Le WebTechCrunch's UK editor Sam Sethi has been fired following his coverage of the recent Le Web 3 conference in Paris, which inspired Loïc Le Meur, organiser and European head of blog company Six Apart , to leave a comment calling him "an arsehole".

Ben Metcalfe revealed on his blog earlier today that Mr Sethi had twittered to say he had been fired by his publisher Michael Arrington:

"I have been fired by Arrington for not removing the post comments from Loic. I will be looking for work and writing on www.vecosys.com."

Mr Sethi also made a final post to the TechCrunch UK site which has now been removed (resurrected by e-consultancy):

"Following yesterday’s post about Le Web and Loïc’s retort. It seems Mike Arrington has disagreed with my post and opinion believing my actions to be vindictive towards Loïc. What was said between Mike and I will remain confidential but suffice to say I can no longer remain with TechCrunch UK & Ireland."

Publisher Michael Arrington has posted a full explanation of his actions on his own blog Crunchnotes. He denies that Mr Sethi was sacked for his criticism of Le Web 3, or for not removing Mr Loïc’s "arsehole" comment at his request.

"The actions that resulted in his dismissal were additional comments he wrote on that second post, announcing 'that TechCrunch UK will be doing a series of seminars and a conference next year as well as a series of smaller meetings in conjunction with friends and partners which have been in the planning for sometime now'.

"These events were not discussed with me, and certainly were not approved. The fact that he announced and promoted them while trashing a competing event was a clear conflict of interest and was not appropriate. I do not consider this to be ethical behavior."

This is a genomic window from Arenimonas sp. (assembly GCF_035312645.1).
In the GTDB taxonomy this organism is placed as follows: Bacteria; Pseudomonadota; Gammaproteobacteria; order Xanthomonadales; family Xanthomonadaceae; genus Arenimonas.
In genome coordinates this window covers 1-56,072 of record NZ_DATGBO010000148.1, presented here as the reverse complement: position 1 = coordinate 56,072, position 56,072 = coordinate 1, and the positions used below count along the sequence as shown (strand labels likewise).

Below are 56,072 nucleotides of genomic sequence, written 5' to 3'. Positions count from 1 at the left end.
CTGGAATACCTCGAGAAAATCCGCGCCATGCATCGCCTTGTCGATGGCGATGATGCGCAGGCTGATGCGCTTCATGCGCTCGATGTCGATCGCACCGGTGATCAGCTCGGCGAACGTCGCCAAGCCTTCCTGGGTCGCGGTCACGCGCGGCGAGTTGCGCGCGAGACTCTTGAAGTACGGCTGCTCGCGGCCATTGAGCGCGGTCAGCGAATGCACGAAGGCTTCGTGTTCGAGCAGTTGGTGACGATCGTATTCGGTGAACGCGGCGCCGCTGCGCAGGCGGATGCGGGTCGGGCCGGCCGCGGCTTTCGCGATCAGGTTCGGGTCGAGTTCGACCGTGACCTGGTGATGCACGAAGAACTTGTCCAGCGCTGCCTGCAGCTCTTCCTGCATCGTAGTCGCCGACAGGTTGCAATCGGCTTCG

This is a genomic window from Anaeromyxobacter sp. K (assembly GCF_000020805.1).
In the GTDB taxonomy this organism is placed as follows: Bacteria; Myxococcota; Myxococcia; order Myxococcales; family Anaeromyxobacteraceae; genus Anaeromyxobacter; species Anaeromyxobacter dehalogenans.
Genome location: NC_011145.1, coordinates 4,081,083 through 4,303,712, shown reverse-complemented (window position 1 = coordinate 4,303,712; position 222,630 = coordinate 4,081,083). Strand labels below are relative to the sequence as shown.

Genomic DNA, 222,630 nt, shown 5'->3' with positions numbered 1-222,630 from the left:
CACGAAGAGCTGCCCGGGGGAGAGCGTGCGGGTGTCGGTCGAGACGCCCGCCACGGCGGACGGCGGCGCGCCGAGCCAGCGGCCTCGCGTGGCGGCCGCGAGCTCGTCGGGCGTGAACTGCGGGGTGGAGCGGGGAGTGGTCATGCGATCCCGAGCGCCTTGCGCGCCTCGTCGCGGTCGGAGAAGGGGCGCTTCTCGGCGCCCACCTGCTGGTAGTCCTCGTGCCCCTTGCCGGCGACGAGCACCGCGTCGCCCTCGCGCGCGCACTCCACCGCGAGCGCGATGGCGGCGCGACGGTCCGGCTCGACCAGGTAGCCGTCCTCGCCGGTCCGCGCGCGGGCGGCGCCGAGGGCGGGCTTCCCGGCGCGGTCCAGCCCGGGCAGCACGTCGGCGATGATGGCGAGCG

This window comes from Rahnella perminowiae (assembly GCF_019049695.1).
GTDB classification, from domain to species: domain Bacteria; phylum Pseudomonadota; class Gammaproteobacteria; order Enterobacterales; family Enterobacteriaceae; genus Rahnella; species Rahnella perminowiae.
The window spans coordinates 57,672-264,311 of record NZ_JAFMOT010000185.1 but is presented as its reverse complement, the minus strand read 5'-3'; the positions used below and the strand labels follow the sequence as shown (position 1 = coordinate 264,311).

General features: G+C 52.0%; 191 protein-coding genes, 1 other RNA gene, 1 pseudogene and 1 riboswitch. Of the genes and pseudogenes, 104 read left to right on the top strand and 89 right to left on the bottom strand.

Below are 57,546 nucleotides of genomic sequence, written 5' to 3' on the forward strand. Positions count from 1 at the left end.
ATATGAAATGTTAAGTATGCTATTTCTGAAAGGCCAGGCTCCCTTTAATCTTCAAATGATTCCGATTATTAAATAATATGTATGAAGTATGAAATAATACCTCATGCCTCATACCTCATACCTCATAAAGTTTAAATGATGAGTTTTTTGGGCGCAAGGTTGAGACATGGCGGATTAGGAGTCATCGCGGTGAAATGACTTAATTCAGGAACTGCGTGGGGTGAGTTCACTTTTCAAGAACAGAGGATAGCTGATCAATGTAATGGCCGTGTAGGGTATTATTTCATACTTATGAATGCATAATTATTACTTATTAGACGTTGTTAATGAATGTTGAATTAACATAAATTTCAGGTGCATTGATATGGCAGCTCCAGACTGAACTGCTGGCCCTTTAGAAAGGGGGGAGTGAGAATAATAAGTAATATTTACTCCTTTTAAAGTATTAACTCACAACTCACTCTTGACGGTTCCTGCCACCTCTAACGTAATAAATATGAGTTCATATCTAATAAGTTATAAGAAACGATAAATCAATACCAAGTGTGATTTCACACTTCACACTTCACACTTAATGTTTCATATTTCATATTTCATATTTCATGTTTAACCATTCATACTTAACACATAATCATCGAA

Mr Sethi defended himself in a comment posted in response to a piece on the blog roam4free:

"Mike and Loïc are not bad men but I was not prepared to play their game of censorship.

"I still think my post was mild and fair. I suppose my follow-up post might have been seen as twisting the knife but when you are called an “asshole” on your own blog it is hard to not respond and even then I made it clear I was not attacking Loïc - given I thought he did a great job of organising it - but the event was poor and the speakers bland etc.

"So I was trying to say I was planning events and if I made a pigs ear of it then by all means guillotine me."

TechCrunch was a partner in the two-day blogging event in Paris, which ended yesterday but, according to Mr Arrington, had no "financial arrangement" with its organisers.

Many attendees were critical of the event for its poor WiFi access, focus on big business, and last-minute alteration to its schedule to accommodate three political speakers - Israeli vice premier Shimon Peres, and French presidential candidates Francois Bayrou and Nicolas Sarkozy.

Compared with other posts from aggrieved bloggers at the event, many of whom had parted with up to €600 for the privilege of hearing political diatribes and PR lectures, Mr Sethi's original offence seems a bit lame and Mr Loïc's reaction a bit over the top.

But it appears that criticism may not be acceptable to Mr Loïc when it appears on "official" blogs, as a later comment by Mr Loïc to Mr Sethi's original post (the "arsehole" comment appears to have been excised) appears to indicate:

"This comment is true and I apologise for it. I will post more on my blog later, take the insult as an exhausted organiser after a few crazy weeks. I was only referring to your post in the context of TechCrunch helping us since day one on this event, not to your opinion. Basically I would have not reacted if it would have been on your personal blog, I felt really weird to see it on an official Techcrunch blog. I should not have commented that.

"This being said I note that you do not consider email as private communication which I find surprising."

UPDATE 15.12.06

Now Mike Butcher, TechCrunch UK co-editor has gone too.

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